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General Motors shuts down North American factories temporarily



Global automotive giant General Motors has been forced to temporarily halt production in North America, revealing closures of its factories

General Motors – the parent company of Holden, Chevrolet, GMC, Cadillac, and Buick, revealed that it was temporarily halting production at six of its North American factories as a result of the global chip shortage.

The move from GM makes it the latest major automaker to be impacted by the tight supply of computer chips.

The four GM US-based plants impacted:

Fort Wayne, Indiana; Wentzville, Missouri; Spring Hill, Tennessee; and Lansing, Michigan.

The company revealed four other factories in Mexico and Canada will also go dark for several weeks as GM works to shore up its supply of chips.

The halt in production will affect GM’s most profitable vehicles, including pickup trucks and SUVs.

“During the downtime, we will repair and ship unfinished vehicles from many impacted plants, including Fort Wayne and Silao, to dealers to help meet the strong customer demand for our products,”

a GM spokesperson said in a company statement

Impacted cars include the Chevy Silverado, Cheyenne, Traverse, Equinox, and Express; GMC Acadia, Sierra, Savana, Terrain, and Canyon; Buick Enclave; and Cadillac XT5 and XT6.

“Although the situation remains complex and very fluid, we remain confident in our team’s ability to continue finding creative solutions to minimize the impact on our highest-demand and capacity-constrained vehicles.”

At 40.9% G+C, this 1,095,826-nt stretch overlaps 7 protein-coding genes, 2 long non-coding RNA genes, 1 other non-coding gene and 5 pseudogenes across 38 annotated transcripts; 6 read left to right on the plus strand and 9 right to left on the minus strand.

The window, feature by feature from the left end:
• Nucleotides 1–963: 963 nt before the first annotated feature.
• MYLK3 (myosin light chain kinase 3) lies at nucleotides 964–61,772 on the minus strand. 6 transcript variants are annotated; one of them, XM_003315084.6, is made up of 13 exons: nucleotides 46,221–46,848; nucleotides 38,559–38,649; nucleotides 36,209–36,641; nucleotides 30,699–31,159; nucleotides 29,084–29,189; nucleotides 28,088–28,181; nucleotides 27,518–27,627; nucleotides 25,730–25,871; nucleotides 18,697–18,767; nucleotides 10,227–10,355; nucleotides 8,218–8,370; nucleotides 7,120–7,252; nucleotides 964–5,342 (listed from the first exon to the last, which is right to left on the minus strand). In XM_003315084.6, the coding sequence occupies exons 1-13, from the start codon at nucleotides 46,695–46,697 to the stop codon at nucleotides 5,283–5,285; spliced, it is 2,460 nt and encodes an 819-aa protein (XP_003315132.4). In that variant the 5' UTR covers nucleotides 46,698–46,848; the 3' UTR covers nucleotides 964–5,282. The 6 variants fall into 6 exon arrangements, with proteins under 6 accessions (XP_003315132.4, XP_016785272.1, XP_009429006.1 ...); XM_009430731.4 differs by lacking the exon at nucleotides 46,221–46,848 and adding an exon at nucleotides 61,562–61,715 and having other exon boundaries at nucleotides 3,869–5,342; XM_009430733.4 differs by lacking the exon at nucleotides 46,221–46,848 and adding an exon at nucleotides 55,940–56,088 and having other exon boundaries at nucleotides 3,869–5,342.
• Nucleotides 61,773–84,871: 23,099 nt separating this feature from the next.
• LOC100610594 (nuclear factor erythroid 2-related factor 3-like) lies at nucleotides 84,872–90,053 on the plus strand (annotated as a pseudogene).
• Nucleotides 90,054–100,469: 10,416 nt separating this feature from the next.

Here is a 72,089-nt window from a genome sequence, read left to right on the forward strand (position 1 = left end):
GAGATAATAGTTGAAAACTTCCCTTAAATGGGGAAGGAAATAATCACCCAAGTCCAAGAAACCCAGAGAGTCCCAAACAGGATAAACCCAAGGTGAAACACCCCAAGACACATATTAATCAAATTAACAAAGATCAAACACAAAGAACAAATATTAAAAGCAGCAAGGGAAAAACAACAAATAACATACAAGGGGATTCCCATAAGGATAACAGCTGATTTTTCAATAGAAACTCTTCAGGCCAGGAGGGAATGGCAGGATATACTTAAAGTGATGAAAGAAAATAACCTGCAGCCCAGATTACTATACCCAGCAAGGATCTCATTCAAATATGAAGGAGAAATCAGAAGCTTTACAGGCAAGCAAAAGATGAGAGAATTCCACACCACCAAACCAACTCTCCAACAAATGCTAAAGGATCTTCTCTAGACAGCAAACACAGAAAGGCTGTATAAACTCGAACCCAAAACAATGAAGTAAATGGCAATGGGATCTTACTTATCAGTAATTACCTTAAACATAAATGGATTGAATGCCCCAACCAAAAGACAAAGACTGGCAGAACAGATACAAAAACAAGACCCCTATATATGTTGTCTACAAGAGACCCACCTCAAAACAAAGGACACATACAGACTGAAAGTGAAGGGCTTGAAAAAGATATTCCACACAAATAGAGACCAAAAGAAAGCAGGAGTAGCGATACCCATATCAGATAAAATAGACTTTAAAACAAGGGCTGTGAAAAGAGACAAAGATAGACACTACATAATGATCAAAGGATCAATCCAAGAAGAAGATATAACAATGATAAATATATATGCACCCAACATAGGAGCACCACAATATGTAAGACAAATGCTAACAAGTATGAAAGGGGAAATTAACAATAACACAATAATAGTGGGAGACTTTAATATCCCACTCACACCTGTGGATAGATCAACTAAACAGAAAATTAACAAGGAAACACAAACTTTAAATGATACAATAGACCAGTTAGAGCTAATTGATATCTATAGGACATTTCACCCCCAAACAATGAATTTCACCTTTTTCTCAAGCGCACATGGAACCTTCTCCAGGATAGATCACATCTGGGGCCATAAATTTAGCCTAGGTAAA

This is the second time GM has had to announce temporary factory shutdowns in response to the chip shortage. The automaker, which is the largest in North America, previously idled several factories for two weeks back in April.

Of course, GM isn’t alone in feeling the pain from the global shortage of semiconductor chips, which is showing no signs of improvement. Practically every automaker has had to cut production and temporarily shut down factories in response, including VolkswagenFord, and Toyota.

Even Tesla, which makes far fewer vehicles than most of its rivals, revealed in a statement that it had to rewrite its vehicles’ software to support alternative chips.

Tesla CEO Elon Musk revealed during an earnings call that “the global chip shortage situation remains quite serious”

During a recent earnings call, GM executives wouldn’t specify how much production they expect to lose to the chip shortage.

But CEO Mary Barra said purchasing, manufacturing, engineering, and sales teams are working to divert the chips from cars and smaller SUVs to full-size pickup trucks, big SUVs, and new electric vehicles.

The company stressed that the shortage would cost $1.5 billion to $2 billion in earnings before taxes this year due to lost production.

Anthony Lucas is reporter, presenter and social media producer with ticker News. Anthony holds a Bachelor of Professional Communication, with a major in Journalism from RMIT University as well as a Diploma of Arts and Entertainment journalism from Collarts. He’s previously worked for 9 News, ONE FM Radio and Southern Cross Austerio’s Hit Radio Network. 

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